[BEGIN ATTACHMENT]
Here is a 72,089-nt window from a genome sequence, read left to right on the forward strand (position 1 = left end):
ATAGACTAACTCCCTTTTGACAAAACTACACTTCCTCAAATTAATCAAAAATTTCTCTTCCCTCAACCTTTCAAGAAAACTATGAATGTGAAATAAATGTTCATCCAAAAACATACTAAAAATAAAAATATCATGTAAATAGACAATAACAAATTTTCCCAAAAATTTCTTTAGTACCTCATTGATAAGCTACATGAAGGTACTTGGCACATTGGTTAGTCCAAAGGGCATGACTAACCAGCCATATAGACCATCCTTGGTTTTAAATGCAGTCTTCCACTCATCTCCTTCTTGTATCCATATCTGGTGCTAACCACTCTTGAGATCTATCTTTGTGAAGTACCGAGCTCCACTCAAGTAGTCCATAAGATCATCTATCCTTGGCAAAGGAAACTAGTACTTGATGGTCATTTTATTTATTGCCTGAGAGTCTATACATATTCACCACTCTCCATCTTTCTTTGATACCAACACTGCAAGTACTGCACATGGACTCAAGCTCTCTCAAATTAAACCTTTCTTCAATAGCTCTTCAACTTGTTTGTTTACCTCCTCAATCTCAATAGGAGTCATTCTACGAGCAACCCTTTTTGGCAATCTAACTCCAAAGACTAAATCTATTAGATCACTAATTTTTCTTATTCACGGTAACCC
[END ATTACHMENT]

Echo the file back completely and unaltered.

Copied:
Here is a 72,089-nt window from a genome sequence, read left to right on the forward strand (position 1 = left end):
ATAGACTAACTCCCTTTTGACAAAACTACACTTCCTCAAATTAATCAAAAATTTCTCTTCCCTCAACCTTTCAAGAAAACTATGAATGTGAAATAAATGTTCATCCAAAAACATACTAAAAATAAAAATATCATGTAAATAGACAATAACAAATTTTCCCAAAAATTTCTTTAGTACCTCATTGATAAGCTACATGAAGGTACTTGGCACATTGGTTAGTCCAAAGGGCATGACTAACCAGCCATATAGACCATCCTTGGTTTTAAATGCAGTCTTCCACTCATCTCCTTCTTGTATCCATATCTGGTGCTAACCACTCTTGAGATCTATCTTTGTGAAGTACCGAGCTCCACTCAAGTAGTCCATAAGATCATCTATCCTTGGCAAAGGAAACTAGTACTTGATGGTCATTTTATTTATTGCCTGAGAGTCTATACATATTCACCACTCTCCATCTTTCTTTGATACCAACACTGCAAGTACTGCACATGGACTCAAGCTCTCTCAAATTAAACCTTTCTTCAATAGCTCTTCAACTTGTTTGTTTACCTCCTCAATCTCAATAGGAGTCATTCTACGAGCAACCCTTTTTGGCAATCTAACTCCAAAGACTAAATCTATTAGATCACTAATTTTTCTTATTCACGGTAACCC